Electric linear actuator and servo motor

Electric linear actuators and servo motors are both types of electric motors that are used in motion control applications.

They can be used together in a control system to achieve precise control over linear movement. For example, a servo motor can be used to drive the lead screw or belt of an electric linear actuator, and a feedback mechanism, such as an encoder, can be used to monitor the position of the mechanical linkage of the actuator. This allows the control system to precisely position the mechanical linkage to a specific location.

Spindle and toothed belt axes ELGC and mini slides EGSC From Festo.

Compact, flexible, powerful

When it comes to extremely limited space in test and inspection systems, small parts handling, the electronics industry and desktop applications, the axis series ELGC and mini slide EGSC are a great option for various industrial automation solutions.

The spindle and toothed belt axes ELGC offer an outstanding internal guide and are designed to have virtually no gaps so they are protected from external influences and yet are still extremely durable and robust.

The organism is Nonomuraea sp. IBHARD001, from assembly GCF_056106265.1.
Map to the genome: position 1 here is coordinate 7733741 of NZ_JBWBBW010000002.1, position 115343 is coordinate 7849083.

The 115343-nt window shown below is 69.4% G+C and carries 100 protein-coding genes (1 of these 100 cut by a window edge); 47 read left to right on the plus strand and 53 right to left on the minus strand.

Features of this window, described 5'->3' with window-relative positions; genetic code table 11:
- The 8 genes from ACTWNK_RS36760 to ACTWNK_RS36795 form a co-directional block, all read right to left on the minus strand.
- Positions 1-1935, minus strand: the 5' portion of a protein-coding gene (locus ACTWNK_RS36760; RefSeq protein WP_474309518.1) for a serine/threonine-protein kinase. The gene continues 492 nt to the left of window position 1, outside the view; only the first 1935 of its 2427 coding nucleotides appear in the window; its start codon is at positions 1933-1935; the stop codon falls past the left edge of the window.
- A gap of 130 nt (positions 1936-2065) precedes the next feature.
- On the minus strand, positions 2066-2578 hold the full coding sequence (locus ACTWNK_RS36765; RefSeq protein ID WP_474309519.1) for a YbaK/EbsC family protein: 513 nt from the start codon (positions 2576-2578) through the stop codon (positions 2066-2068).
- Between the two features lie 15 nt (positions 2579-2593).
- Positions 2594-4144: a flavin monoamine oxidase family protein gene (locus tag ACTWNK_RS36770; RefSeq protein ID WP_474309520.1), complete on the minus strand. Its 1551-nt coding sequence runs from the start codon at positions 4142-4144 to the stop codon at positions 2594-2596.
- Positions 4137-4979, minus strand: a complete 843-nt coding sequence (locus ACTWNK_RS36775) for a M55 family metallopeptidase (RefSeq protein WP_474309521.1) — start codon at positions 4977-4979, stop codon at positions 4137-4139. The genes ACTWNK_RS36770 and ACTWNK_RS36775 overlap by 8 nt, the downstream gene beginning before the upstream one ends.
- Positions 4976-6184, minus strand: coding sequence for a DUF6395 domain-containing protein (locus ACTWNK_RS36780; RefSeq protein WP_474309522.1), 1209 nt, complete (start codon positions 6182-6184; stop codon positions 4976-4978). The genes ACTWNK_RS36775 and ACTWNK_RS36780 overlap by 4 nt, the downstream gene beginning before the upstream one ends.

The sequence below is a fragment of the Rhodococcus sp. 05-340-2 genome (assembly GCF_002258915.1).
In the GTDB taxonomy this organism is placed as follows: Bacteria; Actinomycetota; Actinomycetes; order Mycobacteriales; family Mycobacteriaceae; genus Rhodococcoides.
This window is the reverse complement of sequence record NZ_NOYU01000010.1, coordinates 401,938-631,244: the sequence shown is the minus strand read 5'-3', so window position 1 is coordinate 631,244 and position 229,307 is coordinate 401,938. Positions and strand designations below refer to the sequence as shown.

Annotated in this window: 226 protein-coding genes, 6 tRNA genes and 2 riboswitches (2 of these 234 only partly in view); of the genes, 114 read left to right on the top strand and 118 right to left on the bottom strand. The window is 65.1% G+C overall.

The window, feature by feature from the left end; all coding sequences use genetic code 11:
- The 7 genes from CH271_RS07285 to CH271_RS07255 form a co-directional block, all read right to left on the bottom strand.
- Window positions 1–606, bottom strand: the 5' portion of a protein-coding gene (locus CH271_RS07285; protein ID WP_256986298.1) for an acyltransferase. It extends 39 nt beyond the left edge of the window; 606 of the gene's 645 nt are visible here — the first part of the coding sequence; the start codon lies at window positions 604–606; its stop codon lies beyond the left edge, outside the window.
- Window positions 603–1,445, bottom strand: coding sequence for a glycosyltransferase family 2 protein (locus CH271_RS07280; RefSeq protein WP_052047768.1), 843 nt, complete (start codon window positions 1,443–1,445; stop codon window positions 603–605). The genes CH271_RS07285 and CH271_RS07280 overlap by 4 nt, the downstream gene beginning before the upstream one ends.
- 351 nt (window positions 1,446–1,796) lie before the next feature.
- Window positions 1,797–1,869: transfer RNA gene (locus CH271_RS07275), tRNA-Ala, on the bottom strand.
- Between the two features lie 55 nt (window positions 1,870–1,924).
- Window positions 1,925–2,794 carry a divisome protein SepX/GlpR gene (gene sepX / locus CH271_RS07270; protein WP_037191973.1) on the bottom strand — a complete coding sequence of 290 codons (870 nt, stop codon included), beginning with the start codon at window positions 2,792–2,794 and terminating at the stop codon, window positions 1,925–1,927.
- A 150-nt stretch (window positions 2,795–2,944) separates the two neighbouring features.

The mini slide EGSC with built-in linear guide for high guide precision and force absorption makes it the first choice for vertical motions in extremely limited spaces or for guided single linear motions.

A handling system based on the combination of ELGC and EGSC offers smart features for your machines and systems in factory automation. The optimum ratio of installation to working space, the unique "one-size-down" assembly system and the simple mounting and fastening technology ensure an optimum and efficient use of space and a streamlined system layout.